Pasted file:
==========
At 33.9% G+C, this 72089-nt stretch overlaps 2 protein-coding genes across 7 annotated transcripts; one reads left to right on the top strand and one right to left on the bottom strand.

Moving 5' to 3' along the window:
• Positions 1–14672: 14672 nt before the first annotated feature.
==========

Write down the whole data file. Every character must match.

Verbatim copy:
At 33.9% G+C, this 72089-nt stretch overlaps 2 protein-coding genes across 7 annotated transcripts; one reads left to right on the top strand and one right to left on the bottom strand.

Moving 5' to 3' along the window:
• Positions 1–14672: 14672 nt before the first annotated feature.